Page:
The growing global refugee crisis in the recent decade has reached a staggering height—in nearly 80 million displaced people, 26 million are registered refugees—and over half of the refugees are under the age of 18. The phenomenon of displaced people has existed since the dawn of human civilizations caused by wars, famines, mass migrations, pandemics, climate change, political persecutions, natural disasters, and more. In these calamities, children have been the first victims of conflict and displacement experiences. As of today, no digital platforms have been built for displaced children—the most vulnerable group who doesn’t have cell phones.
The Cradlr project was created in the hope of developing not only a digital tool but a vision for a global network that might help displaced children to overcome many adversities in life and receive more love and brighter futures. After examining historical evidence and current situations, this project goes beyond the realm of digital product design in an attempt to find a humanitarian solution for a complex social challenge. The final product embraces the connection and communication among the displaced children, their families and temporary guardians, education affiliations, international and regional organizations, as well as volunteers and donors. The stories and personal data of displaced children accumulated by adults are stored and protected by the Cradlr Network Database, which becomes a collective digital memory. Cradlr offers a blueprint whose purpose is to serve as a possible testing ground envisioning a digital network system that transcends political boundaries so that various parties can connect to rescue and nurture young lives collectively on a global scale.
* Cradlr is a United Nations Academic Impact (UNAI) project at Monmouth University.
The seed of this project was sown two years ago when the designer started the Jiang Jian project [www.jiangjianz.com/eng]—a research and design project that sheds light upon the forgotten stories of Jiang Jian and the Mothers’ Movement in China during the Second Sino-Japanese War (1937-1945)—a major achievement of the Chinese Women’s Movement in the first half of the 20th century. Supported mainly by donations, the Mothers’ Movement rescued and educated 30,000 displaced children during the war. Based on this research, the designer learned many aspects of wartime refugees—forcibly displaced people—in China and complex stories behind the scenes. She soon started to question how other countries protected and rescued children at that time and acquired historical evidence in European countries during WWII. Through her study, some social patterns gradually unveiled, from which the inception of this project began to sprout.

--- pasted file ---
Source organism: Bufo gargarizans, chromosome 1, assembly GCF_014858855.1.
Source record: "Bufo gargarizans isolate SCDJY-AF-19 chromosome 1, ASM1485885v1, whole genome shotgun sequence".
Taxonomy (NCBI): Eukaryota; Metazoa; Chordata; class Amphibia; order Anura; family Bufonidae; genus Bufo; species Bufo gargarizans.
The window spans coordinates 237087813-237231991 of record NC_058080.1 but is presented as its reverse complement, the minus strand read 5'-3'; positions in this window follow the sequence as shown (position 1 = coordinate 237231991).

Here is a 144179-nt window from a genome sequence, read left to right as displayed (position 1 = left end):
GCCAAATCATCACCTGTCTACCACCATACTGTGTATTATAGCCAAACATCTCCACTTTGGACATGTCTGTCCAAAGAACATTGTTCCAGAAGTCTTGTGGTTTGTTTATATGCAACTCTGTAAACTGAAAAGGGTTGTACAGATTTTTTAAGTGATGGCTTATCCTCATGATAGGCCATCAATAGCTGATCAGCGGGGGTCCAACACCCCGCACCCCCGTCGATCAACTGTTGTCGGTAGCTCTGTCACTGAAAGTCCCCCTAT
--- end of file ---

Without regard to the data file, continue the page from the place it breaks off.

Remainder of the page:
Furthermore, the growing global refugee crisis has reached a staggering height in the recent decade. Lining up incidences from different regions and eras, the designer recognized ineffable human suffering repeated continuously in devastating and grotesque ways, such as mass killing, abduction, raping, child trafficking, the fact that refugee parents murdered or abandoned their children due to untamable obstacles, and so on.
Although incapable of stopping wars and adversities, the designer hopes to learn from facts and history to help displaced children today. In this digital age, many refugees have access to cell phones, so creating mobile apps to assist humanitarian work is not a novel idea. However, the project presented here goes beyond the realm of digital product design in an attempt to find a humanitarian solution for a complex social challenge by connecting various parties to rescue and nurture refugee children worldwide.
Jing Zhou is an interdisciplinary artist, designer, researcher, and Associate Professor at Monmouth University in New Jersey. She works at the intersection of visual and interaction design, interactive media, animation/video, and fine arts. Her work has been shown and collected internationally including: Triennale Design Museum, Milan; British Computer Society, London; Asian Cultural Center, Manhattan; SIGGRAPH Art Gallery; ISEA; IEEE; CAA; Les Abattoirs Museum, France; Royal Institution of Australia; Danish Poster Museum; Athens Digital Art Festival, Greece; Taksim Republic Art Gallery, Istanbul; FILE, Sao Paulo; Korea Visual Information Design Assn.; Stanford University; Yale University; public collection of the WRO Media Art Center, Poland; Waikato Museum, New Zealand; Moravian Gallery in Brno, Czech Republic; and Chinese Culture Center of San Francisco. Ms. Zhou has received many awards in the U.S. and Europe.